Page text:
Top positive review
105 people found this helpful
Moving and different
on 12 November 2003
Obviously now Mr Morpurgo knows what he's doing, and so it's no surprise that this is a well written book. However I was surprised that he'd produced such a good First World War novel. He hasn't fallen into any of the usual traps - instead he shows us a group of normal people. The Germans aren't demons, the British aren't saints, and although the war is ever-present, much of the narrative concerns events that happened years before it.
Most of the story is told in one night by Private Tommo Peaceful, who has joined up with his brother Charlie. For much of it Tommo reflects on their childhood, especially their time with their brother Big Joe, who has a learning disability, and their friend Molly. The story takes us up to the night that Tommo's telling the story on, the before something terrible happens - which Tommo has been referring to and dreading throughout the story, although he doesn't tell us until near the end what it is.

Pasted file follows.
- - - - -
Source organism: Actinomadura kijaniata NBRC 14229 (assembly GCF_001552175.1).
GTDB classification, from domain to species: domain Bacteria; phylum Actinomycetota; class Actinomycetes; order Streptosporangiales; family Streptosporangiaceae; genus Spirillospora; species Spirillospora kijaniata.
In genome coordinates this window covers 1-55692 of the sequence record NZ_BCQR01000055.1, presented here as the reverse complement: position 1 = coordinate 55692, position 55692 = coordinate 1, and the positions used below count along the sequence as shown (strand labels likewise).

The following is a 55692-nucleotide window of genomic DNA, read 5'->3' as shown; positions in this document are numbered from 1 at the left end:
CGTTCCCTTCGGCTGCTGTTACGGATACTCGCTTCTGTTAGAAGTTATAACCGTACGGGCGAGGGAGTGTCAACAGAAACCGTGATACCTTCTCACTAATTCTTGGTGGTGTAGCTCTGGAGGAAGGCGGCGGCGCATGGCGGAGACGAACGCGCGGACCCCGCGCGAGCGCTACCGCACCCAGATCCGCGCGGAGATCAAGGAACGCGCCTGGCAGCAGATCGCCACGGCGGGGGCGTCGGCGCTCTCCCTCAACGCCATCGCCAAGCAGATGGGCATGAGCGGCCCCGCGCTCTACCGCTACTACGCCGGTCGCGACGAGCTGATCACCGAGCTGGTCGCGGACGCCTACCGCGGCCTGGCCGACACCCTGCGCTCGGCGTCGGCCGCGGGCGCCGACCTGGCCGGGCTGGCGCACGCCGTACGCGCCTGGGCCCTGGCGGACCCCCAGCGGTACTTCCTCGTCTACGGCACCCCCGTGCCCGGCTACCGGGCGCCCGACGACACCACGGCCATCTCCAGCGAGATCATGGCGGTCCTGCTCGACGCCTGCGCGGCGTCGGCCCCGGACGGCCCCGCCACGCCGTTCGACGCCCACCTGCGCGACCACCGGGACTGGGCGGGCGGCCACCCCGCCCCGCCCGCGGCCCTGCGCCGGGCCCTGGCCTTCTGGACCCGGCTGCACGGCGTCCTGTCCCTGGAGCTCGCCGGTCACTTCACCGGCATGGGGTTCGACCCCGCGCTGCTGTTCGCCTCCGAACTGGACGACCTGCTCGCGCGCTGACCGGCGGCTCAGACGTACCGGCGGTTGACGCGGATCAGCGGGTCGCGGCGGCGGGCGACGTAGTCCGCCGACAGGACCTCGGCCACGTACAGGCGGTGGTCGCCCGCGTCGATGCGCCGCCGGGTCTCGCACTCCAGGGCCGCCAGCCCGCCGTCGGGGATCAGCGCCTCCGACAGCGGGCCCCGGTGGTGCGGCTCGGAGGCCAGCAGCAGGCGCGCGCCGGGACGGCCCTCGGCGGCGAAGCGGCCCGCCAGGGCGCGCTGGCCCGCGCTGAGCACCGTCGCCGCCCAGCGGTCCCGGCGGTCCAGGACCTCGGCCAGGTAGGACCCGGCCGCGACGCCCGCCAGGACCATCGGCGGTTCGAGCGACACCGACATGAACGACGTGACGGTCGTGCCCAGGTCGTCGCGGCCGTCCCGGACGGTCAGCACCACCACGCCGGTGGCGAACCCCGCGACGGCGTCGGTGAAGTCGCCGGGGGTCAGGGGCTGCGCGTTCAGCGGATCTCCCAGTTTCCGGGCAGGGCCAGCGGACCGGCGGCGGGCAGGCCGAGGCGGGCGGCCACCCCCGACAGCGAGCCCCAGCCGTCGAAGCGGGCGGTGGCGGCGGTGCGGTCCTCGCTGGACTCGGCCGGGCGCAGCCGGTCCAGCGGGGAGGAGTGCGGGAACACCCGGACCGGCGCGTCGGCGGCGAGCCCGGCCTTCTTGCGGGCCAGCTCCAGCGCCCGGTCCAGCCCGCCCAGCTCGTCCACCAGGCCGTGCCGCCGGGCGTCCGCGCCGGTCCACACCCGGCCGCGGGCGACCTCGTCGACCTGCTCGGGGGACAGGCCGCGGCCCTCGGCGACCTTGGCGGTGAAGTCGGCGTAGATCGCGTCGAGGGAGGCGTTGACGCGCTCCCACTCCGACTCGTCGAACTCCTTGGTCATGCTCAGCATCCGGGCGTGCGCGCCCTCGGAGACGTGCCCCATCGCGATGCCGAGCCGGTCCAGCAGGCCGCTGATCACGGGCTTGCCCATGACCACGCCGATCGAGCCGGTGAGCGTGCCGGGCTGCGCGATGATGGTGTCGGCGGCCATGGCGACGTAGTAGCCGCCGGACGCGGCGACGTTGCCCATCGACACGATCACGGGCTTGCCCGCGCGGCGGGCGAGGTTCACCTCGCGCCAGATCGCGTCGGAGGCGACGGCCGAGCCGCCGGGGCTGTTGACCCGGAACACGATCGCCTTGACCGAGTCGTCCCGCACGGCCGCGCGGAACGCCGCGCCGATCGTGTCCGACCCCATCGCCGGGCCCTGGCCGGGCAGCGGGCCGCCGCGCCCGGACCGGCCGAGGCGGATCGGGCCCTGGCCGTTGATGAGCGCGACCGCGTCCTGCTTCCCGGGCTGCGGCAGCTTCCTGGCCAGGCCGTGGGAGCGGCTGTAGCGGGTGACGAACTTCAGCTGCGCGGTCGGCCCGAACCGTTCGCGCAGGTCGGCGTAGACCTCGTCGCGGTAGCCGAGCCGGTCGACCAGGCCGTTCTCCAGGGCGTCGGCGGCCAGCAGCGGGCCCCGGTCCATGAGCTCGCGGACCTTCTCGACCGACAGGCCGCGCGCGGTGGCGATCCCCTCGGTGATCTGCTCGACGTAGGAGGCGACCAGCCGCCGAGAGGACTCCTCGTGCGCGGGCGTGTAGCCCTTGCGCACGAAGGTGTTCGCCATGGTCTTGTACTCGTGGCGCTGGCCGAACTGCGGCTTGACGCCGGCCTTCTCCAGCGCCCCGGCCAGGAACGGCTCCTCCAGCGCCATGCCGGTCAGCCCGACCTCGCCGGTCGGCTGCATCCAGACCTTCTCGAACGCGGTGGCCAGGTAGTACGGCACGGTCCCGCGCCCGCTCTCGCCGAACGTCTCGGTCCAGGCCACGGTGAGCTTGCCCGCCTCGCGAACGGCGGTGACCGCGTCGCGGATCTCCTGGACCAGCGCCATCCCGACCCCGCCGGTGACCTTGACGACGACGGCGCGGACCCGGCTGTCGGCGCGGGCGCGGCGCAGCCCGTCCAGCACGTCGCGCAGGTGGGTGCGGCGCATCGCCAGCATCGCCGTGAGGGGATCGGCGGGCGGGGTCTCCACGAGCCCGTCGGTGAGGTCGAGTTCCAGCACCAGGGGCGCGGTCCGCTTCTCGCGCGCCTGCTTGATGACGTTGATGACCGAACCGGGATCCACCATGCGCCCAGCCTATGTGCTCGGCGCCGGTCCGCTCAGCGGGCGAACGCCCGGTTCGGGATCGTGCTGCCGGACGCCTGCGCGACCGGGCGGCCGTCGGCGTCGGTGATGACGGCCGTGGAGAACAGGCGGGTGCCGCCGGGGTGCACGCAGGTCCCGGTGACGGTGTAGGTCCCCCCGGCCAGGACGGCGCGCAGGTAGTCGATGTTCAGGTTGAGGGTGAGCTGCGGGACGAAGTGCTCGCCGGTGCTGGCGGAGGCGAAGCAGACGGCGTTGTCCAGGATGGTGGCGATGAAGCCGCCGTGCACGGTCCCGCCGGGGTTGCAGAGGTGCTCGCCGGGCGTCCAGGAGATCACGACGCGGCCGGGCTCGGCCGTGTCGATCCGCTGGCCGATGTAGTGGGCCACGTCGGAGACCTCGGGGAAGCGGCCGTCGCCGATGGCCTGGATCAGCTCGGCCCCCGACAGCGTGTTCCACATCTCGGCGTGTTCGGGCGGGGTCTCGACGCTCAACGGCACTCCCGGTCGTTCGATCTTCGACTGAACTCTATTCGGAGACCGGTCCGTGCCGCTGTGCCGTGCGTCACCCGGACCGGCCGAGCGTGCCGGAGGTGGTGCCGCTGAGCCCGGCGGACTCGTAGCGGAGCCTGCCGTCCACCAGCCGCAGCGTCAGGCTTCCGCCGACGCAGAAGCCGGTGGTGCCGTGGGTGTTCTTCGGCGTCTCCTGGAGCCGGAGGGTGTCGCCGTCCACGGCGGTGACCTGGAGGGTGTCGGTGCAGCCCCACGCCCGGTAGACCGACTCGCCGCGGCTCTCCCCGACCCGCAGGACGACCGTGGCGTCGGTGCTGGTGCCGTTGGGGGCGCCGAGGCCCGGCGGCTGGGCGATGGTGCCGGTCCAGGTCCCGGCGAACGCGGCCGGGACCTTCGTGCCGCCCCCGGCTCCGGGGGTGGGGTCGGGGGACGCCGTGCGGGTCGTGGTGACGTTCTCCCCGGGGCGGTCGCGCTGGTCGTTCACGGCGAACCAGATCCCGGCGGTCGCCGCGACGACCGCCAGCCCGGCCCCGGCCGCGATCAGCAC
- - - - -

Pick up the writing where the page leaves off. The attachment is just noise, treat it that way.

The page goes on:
This is an excellent book. The story is poignant without needless sentimentality and although Morpurgo is put into the 8-12 category, a lot of adults would enjoy it, while some children in that age range would find it too disturbing. It isn't a long book - it doesn't need to be. I'd recommend it without question.